⁾|[        - list of characters                   ['|','[']
       j           - join                                 ['[','|','[',10,'|','[',333,'|','[',']']
           ṫ3      - tail from index three                ['[',10,'|','[',333,'|','[',']']
                 $ - last two links as a monad (f(X)):
              ”]   -   character                          ']'
                ṁ  -   mould like X                       [']',']'] (here 2 because X is 2 long)
             ;     - concatenate                          ['[',10,'|','[',333,'|','[',']',']',']']
                   - implicit (and smashing) print        [10|[333|[]]]
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1
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Java 10, 107 bytes

s->{var r="[]";for(var i:s.replaceAll("[\\[\\]]","").split(","))r="["+i+"|"+r+"]";return s.length()<3?s:r;}

Try it online.

Explanation:

s->{                       // Method with String as both parameter and return-type
  var r="[]";              //  Result-String, starting at "[]"
  for(var i:s.replaceAll("[\\[\\]]","") 
                           //  Removing trailing "[" and leading "]"
             .split(","))  //  Loop over the items
    r="["+i+"|"+r+"]";     //   Create the result-String `r`
  return s.length()<3?     //  If the input was "[]"
          s                //   Return the input as result
         :                 //  Else:
          r;}              //   Return `r` as result
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1
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Standard ML, 71 bytes

fun p[_]="]|[]]"|p(#","::r)="|["^p r^"]"|p(d::r)=str d^p r;p o explode;

Try it online! Uses the format without spaces. E.g. it "[10,333,4]" yields "[10|[333|[4]|[]]]]".

ungolfed

fun p [_]       = "]|[]]"          (* if there is only one char left we are at the end *)
  | p (#","::r) = "|[" ^ p r ^ "]" (* a ',' in the input is replaced by "|[" and an closing "]" is added to the end *)
  | p (d::r)    = str d ^ p r      (* all other chars (the digits and the initial '[') are converted to a string and concatenated to recursive result *)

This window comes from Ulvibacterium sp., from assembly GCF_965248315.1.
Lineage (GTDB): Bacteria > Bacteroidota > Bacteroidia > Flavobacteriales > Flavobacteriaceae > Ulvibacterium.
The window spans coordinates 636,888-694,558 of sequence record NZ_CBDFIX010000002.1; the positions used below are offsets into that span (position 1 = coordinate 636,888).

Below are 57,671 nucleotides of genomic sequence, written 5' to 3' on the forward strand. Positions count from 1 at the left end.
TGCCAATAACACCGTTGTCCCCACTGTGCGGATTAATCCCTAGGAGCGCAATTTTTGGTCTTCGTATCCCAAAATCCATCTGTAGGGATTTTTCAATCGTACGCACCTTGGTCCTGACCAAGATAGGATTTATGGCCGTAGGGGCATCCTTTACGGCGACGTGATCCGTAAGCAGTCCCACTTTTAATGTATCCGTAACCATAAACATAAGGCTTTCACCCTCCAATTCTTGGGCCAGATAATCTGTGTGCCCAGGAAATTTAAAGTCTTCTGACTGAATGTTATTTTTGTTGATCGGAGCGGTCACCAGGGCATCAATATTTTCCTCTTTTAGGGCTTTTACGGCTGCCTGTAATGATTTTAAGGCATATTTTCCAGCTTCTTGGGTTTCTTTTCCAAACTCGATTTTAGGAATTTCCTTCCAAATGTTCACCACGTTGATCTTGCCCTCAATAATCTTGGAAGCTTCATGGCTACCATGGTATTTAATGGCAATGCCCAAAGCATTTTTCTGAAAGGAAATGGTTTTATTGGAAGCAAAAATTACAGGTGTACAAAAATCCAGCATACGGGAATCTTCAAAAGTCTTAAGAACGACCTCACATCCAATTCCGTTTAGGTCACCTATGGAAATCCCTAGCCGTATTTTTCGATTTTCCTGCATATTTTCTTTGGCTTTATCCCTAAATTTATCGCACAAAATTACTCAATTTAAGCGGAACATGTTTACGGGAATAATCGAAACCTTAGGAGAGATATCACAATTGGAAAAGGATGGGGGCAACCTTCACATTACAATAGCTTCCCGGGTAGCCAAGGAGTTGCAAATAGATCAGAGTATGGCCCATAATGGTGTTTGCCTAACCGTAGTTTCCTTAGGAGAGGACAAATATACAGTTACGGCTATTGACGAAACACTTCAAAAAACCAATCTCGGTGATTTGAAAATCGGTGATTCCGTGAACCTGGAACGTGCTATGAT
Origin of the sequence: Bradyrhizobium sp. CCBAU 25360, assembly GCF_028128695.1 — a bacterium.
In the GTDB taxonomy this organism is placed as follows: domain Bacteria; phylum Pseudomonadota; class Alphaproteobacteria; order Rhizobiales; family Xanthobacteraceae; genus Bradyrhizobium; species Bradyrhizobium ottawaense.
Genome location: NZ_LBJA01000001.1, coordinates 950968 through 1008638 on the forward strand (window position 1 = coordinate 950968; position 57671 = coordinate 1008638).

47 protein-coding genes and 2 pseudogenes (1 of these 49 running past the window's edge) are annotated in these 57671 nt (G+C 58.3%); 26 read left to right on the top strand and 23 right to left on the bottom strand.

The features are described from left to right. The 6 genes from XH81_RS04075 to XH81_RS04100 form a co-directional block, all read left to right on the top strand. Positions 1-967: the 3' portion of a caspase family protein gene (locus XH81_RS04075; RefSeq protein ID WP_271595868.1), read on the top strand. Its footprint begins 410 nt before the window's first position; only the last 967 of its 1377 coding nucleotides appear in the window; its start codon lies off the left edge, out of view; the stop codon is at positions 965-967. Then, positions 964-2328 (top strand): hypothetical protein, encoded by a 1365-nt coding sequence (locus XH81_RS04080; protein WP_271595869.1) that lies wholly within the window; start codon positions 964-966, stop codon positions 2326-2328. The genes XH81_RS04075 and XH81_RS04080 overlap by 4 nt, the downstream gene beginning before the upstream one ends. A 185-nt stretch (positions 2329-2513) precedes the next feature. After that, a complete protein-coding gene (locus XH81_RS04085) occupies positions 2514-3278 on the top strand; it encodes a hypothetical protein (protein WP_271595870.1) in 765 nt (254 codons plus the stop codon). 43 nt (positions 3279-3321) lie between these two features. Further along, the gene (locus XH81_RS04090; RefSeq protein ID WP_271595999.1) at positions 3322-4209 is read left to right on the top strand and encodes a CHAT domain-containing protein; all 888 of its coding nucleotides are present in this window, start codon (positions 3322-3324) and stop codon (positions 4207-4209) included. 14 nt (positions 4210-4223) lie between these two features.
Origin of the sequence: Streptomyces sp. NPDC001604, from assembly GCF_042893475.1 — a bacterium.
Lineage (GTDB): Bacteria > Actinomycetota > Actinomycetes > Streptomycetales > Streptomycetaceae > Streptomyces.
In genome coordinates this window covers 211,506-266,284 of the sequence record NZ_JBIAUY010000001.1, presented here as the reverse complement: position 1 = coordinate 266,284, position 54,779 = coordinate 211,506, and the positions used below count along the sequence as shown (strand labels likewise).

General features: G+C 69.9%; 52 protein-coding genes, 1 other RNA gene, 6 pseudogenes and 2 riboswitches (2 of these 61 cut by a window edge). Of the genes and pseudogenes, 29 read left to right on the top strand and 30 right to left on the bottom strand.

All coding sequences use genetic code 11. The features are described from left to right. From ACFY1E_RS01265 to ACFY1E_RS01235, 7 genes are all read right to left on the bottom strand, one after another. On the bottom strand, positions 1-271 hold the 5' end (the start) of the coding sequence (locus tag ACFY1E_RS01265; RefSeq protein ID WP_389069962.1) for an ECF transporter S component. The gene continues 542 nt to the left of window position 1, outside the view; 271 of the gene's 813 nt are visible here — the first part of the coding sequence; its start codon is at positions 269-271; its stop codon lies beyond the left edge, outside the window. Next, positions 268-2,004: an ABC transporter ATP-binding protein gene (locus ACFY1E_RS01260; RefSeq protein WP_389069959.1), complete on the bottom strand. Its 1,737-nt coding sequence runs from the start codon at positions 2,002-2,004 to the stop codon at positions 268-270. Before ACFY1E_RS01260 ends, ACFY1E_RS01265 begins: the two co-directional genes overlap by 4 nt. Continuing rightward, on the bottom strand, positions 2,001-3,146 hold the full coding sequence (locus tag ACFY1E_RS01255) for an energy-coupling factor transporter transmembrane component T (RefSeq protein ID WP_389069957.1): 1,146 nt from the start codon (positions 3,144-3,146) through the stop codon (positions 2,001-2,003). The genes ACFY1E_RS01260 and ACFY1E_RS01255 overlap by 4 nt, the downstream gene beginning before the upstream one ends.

val f = p o explode  (* convert string into list of chars and apply function p *)

Try it online!

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1
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R, 140 136 bytes

Down 4 bytes as per Giuseppe's sound advice.

function(l,x=unlist(strsplit(substr(l,2,nchar(l)-1),", ")))paste(c("[",paste0(c(x,"]"),collapse=" | ["),rep("]",length(x))),collapse="")

Try it online!

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  • \$\begingroup\$ substr is shorter and the first paste0 can be paste to get this to 136 bytes. \$\endgroup\$ – Giuseppe May 3 '18 at 16:07
  • 1
    \$\begingroup\$ Using eval, parse, and sub instead of unlist, strsplit and substr, I also only managed 136 bytes (I thought it might be shorter but it wasn't) \$\endgroup\$ – Giuseppe May 3 '18 at 16:14
  • \$\begingroup\$ @Giuseppe Thanks for the -4 bytes! I wish we had something shorter. Recursive solution maybe? \$\endgroup\$ – JayCe May 3 '18 at 16:55
1
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R, 108 bytes

function(l)Reduce(function(x,y)paste0("[",x,"|",y,"]"),eval(parse(t=sub("]",")",sub("\\[","c(",l)))),"[]",T)

Try it online!

It took almost a year to find a better R solution than previous...should have known Reduce would be the answer! Outputs without spaces, input can be with or without spaces.

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0
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Python 2, 63 bytes

lambda s:'['+'|['.join(map(str,eval(s))+[']'])+']'*len(eval(s))

Try it online!

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0
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sed + -E, 46 bytes

:
s/\[([0-9]+)(, ?([^]]*)|())\]/[\1 | [\3]]/
t

A fairly straightforward approach. The second line takes [\d+, ...] and changes it to [\d | [...]]. The third line jumps back to the first line, if the substitution was successful. The substitution repeats until it fails and then the program terminates. Run with sed -E -f filename.sed, passing input via stdin.

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0
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Red, 110 bytes

func[s][if s ="[]"[return s]replace append/dup replace/all b: copy s",""|[""]"(length? b)- length? s"]""|[]]"]

Try it online!

Explanation of the ungolfed version:

f: func[s][                      
    if s = "[]" [return s]                    ; if the list is empty, return it    
    b: copy s                                 ; save a copy of the input in b 
    replace/all b "," "|["                    ; replace every "," with "|["  
    append/dup b "]" (length? b) - length? s  ; append as many "]" as there were ","
    replace b "]" "|[]]"                      ; replace the first "]" with "|[]]"     
]                                             ; the last value is returned implicitly

Red is so easily readable, that I doubt I needed adding the above comments :)

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0
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Perl 6, 38 bytes

{'['~S:g/\s|.<($/\|\[/~']'x$_+1}o&EVAL

Try it online!